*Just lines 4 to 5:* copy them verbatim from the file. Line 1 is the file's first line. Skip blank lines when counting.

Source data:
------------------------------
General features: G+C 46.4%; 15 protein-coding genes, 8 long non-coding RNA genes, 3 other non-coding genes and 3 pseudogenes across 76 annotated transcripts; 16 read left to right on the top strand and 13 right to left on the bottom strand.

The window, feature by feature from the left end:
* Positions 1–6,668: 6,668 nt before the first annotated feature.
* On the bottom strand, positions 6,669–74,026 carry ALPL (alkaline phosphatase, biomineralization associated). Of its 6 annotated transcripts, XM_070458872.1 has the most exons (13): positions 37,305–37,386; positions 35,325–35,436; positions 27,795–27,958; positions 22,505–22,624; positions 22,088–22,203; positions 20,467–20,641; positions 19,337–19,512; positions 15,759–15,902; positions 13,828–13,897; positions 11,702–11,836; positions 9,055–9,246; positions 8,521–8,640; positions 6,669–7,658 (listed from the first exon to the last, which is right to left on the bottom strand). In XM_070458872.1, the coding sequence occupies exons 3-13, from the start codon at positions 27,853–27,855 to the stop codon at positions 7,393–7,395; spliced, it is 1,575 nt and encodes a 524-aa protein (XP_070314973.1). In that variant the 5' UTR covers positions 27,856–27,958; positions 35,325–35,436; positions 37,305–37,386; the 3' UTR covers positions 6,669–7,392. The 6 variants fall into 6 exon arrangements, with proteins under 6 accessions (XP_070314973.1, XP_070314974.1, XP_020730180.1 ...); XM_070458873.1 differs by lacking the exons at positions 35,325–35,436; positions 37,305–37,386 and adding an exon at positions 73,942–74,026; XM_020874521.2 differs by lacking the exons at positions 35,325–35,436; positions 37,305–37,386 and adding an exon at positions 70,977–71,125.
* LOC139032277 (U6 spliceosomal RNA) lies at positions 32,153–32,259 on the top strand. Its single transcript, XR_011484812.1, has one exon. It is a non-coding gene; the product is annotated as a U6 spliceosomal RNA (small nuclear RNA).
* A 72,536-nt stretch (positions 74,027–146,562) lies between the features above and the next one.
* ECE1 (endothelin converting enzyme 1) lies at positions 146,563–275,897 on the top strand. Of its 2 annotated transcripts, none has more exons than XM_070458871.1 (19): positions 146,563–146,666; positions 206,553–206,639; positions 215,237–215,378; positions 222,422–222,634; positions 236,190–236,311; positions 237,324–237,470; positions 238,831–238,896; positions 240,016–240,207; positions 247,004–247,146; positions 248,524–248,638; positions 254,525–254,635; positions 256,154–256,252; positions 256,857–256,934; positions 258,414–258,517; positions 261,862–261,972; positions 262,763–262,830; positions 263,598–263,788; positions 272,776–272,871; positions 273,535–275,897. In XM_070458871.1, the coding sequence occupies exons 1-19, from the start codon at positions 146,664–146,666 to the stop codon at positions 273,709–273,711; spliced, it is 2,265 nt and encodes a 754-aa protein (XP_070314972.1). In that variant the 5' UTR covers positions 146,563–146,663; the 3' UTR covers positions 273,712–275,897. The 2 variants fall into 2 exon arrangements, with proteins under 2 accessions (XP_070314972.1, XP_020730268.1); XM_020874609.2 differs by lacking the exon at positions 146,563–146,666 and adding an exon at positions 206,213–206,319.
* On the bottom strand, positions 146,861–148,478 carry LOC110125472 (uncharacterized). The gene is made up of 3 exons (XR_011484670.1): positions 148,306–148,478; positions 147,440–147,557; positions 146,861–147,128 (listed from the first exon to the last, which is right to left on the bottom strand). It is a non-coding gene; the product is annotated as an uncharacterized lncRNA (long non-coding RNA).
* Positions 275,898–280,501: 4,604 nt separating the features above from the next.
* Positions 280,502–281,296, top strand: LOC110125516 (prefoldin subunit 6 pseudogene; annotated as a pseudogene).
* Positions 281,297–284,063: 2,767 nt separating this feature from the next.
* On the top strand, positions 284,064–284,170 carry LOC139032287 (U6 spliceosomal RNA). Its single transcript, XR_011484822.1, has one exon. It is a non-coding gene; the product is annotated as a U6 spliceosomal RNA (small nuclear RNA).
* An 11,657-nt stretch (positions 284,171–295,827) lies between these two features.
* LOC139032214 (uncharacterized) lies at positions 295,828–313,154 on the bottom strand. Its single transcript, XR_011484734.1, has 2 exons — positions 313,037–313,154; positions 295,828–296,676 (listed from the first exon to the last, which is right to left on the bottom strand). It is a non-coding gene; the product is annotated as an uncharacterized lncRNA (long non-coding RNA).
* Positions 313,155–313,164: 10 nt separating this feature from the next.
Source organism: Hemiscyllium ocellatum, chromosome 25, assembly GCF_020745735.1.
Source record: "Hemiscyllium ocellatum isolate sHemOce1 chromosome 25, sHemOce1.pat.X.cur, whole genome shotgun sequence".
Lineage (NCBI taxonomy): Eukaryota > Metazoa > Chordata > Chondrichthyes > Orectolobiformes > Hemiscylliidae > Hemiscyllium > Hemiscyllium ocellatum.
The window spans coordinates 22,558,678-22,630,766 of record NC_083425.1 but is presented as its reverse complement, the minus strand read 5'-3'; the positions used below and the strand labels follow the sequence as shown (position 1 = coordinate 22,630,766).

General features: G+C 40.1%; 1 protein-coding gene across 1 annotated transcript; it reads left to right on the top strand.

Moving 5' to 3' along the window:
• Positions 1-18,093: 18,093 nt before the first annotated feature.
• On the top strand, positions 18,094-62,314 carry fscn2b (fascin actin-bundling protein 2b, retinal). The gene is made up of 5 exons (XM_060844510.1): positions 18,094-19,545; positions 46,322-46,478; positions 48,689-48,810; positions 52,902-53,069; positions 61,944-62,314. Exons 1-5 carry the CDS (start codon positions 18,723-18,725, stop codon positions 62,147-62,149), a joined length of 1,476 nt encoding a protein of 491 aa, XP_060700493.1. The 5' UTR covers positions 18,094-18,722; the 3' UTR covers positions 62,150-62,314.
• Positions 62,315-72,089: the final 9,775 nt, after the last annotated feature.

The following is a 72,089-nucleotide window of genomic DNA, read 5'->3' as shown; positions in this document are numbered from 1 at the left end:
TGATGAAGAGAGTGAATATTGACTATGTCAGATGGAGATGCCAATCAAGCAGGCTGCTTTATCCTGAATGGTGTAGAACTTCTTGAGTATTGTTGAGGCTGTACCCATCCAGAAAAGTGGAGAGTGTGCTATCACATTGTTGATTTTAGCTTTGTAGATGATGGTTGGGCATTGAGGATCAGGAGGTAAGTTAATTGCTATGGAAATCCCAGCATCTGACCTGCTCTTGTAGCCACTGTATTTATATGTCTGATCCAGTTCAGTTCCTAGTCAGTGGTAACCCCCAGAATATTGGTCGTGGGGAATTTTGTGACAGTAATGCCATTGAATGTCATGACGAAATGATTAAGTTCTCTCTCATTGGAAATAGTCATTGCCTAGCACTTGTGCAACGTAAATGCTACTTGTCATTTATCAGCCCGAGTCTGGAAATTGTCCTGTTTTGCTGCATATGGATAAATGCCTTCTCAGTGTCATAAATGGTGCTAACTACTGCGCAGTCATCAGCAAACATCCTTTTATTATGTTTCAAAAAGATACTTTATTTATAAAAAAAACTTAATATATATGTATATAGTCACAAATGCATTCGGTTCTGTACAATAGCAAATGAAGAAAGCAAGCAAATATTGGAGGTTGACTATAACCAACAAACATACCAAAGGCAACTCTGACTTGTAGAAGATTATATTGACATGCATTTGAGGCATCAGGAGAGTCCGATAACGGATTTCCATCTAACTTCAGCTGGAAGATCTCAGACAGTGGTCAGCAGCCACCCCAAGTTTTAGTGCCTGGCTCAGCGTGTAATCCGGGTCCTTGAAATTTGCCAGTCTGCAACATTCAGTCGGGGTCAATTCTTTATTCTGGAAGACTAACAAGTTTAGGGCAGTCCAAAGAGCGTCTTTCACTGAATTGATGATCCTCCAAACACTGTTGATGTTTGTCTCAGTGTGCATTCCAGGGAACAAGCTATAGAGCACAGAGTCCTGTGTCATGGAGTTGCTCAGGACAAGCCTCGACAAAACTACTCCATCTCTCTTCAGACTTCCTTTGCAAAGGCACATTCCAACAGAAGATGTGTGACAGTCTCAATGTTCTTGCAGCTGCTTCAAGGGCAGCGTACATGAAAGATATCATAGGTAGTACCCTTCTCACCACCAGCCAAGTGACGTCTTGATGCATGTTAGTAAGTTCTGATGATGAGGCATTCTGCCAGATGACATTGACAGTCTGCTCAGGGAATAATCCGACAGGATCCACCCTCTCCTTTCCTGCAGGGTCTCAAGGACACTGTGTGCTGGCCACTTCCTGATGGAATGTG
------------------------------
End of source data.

* On the bottom strand, positions 6,669–74,026 carry ALPL (alkaline phosphatase, biomineralization associated). Of its 6 annotated transcripts, XM_070458872.1 has the most exons (13): positions 37,305–37,386; positions 35,325–35,436; positions 27,795–27,958; positions 22,505–22,624; positions 22,088–22,203; positions 20,467–20,641; positions 19,337–19,512; positions 15,759–15,902; positions 13,828–13,897; positions 11,702–11,836; positions 9,055–9,246; positions 8,521–8,640; positions 6,669–7,658 (listed from the first exon to the last, which is right to left on the bottom strand). In XM_070458872.1, the coding sequence occupies exons 3-13, from the start codon at positions 27,853–27,855 to the stop codon at positions 7,393–7,395; spliced, it is 1,575 nt and encodes a 524-aa protein (XP_070314973.1). In that variant the 5' UTR covers positions 27,856–27,958; positions 35,325–35,436; positions 37,305–37,386; the 3' UTR covers positions 6,669–7,392. The 6 variants fall into 6 exon arrangements, with proteins under 6 accessions (XP_070314973.1, XP_070314974.1, XP_020730180.1 ...); XM_070458873.1 differs by lacking the exons at positions 35,325–35,436; positions 37,305–37,386 and adding an exon at positions 73,942–74,026; XM_020874521.2 differs by lacking the exons at positions 35,325–35,436; positions 37,305–37,386 and adding an exon at positions 70,977–71,125.
* LOC139032277 (U6 spliceosomal RNA) lies at positions 32,153–32,259 on the top strand. Its single transcript, XR_011484812.1, has one exon. It is a non-coding gene; the product is annotated as a U6 spliceosomal RNA (small nuclear RNA).